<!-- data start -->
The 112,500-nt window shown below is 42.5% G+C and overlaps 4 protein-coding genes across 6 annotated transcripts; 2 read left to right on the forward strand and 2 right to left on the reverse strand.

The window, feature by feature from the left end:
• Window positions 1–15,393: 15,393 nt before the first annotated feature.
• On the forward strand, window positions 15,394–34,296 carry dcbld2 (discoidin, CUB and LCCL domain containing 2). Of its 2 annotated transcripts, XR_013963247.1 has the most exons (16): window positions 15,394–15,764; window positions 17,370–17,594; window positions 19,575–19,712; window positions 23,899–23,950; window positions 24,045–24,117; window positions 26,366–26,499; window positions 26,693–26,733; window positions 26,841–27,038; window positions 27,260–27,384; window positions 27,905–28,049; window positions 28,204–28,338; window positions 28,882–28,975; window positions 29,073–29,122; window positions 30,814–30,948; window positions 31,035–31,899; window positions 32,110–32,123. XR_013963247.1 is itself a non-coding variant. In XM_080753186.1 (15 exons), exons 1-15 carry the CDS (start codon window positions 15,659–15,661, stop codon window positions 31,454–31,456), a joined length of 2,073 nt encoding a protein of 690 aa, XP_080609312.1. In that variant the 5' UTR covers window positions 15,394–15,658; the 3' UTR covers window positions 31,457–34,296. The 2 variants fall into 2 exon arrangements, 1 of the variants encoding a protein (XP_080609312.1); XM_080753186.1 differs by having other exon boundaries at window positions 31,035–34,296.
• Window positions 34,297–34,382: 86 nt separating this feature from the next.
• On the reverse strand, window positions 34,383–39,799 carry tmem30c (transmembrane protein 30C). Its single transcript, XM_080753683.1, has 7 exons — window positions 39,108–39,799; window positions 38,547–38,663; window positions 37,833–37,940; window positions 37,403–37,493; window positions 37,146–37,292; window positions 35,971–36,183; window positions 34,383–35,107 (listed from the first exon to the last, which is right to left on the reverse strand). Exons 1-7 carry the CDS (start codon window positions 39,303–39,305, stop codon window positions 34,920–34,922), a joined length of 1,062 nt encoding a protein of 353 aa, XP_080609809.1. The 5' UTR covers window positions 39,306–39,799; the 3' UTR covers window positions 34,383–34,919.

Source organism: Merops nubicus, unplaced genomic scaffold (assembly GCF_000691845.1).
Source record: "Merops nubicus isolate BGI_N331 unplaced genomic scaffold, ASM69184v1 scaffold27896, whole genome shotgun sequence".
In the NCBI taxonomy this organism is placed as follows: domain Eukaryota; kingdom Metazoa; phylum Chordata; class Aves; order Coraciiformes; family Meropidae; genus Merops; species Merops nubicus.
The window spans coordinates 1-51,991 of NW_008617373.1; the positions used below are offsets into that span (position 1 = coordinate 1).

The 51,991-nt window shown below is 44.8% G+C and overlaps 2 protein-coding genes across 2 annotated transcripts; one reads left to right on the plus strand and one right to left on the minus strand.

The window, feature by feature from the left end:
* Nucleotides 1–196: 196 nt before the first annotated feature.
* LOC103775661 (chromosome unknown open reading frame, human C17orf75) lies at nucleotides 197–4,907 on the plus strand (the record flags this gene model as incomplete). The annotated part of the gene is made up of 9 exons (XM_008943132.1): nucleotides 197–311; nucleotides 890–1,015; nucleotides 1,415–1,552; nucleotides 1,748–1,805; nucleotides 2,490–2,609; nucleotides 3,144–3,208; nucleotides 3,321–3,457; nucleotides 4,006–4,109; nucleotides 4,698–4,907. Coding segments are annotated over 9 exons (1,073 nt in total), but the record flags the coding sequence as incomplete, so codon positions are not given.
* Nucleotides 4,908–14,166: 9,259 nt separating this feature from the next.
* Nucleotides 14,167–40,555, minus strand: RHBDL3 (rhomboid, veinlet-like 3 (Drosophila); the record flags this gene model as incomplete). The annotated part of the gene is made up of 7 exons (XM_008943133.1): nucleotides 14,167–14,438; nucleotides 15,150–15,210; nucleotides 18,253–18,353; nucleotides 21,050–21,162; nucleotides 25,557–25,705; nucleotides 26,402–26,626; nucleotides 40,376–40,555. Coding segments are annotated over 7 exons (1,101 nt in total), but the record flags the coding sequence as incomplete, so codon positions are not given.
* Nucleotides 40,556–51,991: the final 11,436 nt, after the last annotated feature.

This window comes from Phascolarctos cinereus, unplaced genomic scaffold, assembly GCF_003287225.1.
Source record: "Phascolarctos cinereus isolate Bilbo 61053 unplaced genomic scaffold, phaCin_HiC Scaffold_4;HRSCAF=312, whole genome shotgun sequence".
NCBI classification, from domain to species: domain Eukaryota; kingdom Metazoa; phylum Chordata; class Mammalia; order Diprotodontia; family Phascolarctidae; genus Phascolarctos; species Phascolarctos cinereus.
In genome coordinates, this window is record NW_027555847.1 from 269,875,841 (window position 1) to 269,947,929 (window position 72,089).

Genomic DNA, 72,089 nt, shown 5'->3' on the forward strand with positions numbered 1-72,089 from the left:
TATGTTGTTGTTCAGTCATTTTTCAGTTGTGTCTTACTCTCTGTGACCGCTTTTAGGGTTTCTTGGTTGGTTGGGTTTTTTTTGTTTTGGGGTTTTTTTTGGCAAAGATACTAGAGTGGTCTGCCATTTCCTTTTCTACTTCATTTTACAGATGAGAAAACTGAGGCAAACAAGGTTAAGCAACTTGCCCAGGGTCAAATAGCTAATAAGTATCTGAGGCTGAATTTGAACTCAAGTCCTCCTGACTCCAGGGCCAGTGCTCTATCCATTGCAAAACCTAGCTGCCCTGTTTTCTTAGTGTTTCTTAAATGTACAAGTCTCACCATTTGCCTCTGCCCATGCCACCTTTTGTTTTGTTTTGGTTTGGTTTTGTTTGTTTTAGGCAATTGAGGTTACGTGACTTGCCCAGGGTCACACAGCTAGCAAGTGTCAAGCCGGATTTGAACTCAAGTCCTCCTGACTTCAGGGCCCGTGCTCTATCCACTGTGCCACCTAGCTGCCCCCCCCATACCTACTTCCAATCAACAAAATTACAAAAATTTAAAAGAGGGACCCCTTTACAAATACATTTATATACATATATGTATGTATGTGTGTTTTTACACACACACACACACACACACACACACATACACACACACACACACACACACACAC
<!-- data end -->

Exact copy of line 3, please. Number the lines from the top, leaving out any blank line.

• Window positions 1–15,393: 15,393 nt before the first annotated feature.